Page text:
It’s October, and the bulk of the vegetable garden is finished for the season. Of course, our herbs are still going strong on the deck, and we’re still pulling out ripened tomatoes, but the soil beds are now empty. For our first year, we didn’t do too badly. Here’s a recap.
Although last winter wasn’t particularly cold, it was really long – snow persisted through March, and this meant that nothing happened in the garden until early April, when I built the raised bed. Emily’s mom Diane had given us a gift certificate from White Flower Farm, so we ordered potatoes, leeks, zucchini, cucumber, garlic, shallots, and a selection of herbs. I also picked up some carrot seeds from the supermarket. The farm sent us plants when they were ready, so from early April I planted each set of vegetables as they arrived.
The garlic and shallots were apparently doing very well, until we returned from our three-week trip to the UK and found them rotted. Our theory is that they got too wet. I do want to try again with both of these, since we use them all the time in cooking. Garlic can certainly be planted in fall for an earlier harvest, so I’ll get the raised bed ready to plant again probably around late October. We picked up a few bulbs of hardneck garlic some weekends back from the Cold Spring farmers’ market; I’ll try diverting these cloves from the kitchen table to the garden bed in a few weeks. (What’s funny is, some of the “failed” garlic I abandoned in June is now re-sprouting there. I don’t know if it will yield anything, though.)
For me, lamb is definitely hit or miss. I either really enjoy it or really, really, really don’t. There is very little middle ground. If it’s too gamey, I don’t like it. Overcooked, blech. Undercooked, even worse! Needless to say, I’ve made some expensive lamb mistakes.
What I’ve realized though, is that ground lamb is not only much less expensive than other options, but it’s also a lot easier to handle. Matt loves lamb chops, so I’ll make them once in a while on a special occasion, but lamb burgers are a much more affordable indulgence.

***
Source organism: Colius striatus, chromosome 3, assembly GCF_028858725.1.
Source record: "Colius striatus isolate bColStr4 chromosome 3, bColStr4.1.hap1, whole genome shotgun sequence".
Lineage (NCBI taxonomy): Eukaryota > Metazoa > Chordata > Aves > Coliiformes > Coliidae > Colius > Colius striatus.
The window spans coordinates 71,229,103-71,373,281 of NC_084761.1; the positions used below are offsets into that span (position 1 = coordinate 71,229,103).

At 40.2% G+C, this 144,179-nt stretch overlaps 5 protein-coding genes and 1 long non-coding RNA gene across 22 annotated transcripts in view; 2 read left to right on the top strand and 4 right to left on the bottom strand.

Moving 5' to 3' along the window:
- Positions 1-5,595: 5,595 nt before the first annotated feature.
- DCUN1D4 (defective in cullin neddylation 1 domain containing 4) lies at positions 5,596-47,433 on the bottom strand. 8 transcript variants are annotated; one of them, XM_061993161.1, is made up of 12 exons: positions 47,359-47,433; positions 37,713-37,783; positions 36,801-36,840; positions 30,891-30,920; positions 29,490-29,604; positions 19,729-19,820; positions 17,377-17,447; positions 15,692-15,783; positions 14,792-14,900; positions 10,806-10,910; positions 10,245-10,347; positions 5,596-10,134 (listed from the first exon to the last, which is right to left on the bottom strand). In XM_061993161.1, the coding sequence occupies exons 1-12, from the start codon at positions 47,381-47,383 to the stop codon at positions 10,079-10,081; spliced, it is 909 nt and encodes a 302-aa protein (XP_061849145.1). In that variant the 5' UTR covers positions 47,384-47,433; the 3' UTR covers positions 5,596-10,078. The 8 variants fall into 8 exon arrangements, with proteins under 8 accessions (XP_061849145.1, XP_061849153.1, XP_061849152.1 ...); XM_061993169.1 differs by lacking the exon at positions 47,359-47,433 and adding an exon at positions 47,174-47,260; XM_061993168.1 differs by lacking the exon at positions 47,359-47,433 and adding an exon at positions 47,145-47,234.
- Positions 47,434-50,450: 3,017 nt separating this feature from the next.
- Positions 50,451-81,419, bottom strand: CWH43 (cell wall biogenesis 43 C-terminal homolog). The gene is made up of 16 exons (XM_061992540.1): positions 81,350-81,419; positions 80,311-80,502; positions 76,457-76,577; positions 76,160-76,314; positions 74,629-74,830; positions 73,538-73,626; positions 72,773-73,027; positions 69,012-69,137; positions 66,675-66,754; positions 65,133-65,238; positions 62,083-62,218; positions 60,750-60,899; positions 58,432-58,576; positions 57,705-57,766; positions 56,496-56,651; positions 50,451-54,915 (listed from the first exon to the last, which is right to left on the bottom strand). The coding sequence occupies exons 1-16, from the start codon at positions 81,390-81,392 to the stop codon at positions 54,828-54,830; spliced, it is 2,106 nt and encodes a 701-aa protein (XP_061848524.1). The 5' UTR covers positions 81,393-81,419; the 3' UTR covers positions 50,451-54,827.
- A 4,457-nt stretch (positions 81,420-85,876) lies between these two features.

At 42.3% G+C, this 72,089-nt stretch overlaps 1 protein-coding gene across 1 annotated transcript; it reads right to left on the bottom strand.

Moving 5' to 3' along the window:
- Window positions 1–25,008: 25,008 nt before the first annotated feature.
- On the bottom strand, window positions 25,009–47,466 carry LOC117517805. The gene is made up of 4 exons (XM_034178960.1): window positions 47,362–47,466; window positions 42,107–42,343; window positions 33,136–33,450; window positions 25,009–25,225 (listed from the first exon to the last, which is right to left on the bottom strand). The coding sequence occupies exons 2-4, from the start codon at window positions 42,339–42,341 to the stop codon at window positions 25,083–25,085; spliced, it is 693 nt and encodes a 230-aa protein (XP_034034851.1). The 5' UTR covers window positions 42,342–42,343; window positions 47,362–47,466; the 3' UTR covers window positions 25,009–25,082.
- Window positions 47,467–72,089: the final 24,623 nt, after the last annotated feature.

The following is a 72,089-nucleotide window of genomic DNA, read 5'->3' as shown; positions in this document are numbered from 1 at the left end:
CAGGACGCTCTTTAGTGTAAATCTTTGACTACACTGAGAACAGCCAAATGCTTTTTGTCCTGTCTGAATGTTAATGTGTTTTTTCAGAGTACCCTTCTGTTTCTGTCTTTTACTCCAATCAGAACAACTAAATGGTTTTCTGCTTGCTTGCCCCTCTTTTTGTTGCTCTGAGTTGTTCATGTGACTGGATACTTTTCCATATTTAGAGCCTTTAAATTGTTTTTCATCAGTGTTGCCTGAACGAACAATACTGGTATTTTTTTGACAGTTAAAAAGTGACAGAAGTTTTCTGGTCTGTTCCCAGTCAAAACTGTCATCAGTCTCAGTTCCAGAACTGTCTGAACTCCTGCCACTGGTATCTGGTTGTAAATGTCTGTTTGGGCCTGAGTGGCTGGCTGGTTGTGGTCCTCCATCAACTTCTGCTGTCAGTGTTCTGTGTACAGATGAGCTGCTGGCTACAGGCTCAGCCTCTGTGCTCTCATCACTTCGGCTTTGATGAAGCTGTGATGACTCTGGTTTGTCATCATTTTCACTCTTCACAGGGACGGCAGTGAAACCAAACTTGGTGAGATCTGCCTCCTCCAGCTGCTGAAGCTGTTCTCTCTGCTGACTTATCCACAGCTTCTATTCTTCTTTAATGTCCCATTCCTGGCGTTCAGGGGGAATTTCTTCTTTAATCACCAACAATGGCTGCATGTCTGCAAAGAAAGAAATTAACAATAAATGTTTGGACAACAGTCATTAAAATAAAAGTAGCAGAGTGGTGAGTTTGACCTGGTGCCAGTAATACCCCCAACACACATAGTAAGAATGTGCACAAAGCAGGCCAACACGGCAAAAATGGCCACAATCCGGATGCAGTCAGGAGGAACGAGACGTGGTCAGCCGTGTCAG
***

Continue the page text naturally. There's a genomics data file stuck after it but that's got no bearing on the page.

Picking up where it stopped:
I used to make lamb burgers with more of a North African flavor thing going on (lots of spices like cumin, cinnamon and paprika) but the way I like them best is more Mediterranean. Lots or herbs, like rosemary and mint. Very lemony.
To be honest though, the star is this Feta-Yogurt Sauce that is so simple to make, but so good. I always make extra so we can have it on grilled vegetables (it’s killer with roasted eggplant). We’ve used it as a dip with pita chips or sliced cucumbers. This recipe makes about 2 cups, which is enough to top 4 burgers with maybe a little extra. If you happen to have a tater-tot on hand that accidentally falls into a bit of this sauce, you’re in for a treat.
***WARNING*** This will be your dog’s face as you eat this burger. Do not give her any (because burger is too good and onions and garlic are poisonous to pups!) She MAY have captured a tater-tot though.
Maybe it’s just me, but for years I was completely intimidated by the idea of poaching eggs. I could make them pretty much any other way but poaching… um, no. I attempted it a few times and ended up with watery egg drop soup. Gag.
The thing is, I really like poached eggs and I didn’t want to have go out for brunch every time I craved them. So I read a bunch of cookbooks (this was pre-internet, you iPhone babies), practiced a few techniques and now… perfect poached eggs, every time.
I’m telling you, it’s easy peasy as long as you do a few things. One, don’t use boiling, bubbling water. A gentle simmer is the way to go here. Two, crack each egg into a little cup or ramekin first. Makes it so much easier to plop in the water. Three, swirl. I’ll explain that one later.
What you’ll need:
A deep, wide skillet (something like this)
Ramekins or little cups for your eggs
A wooden spoon
A slotted spoon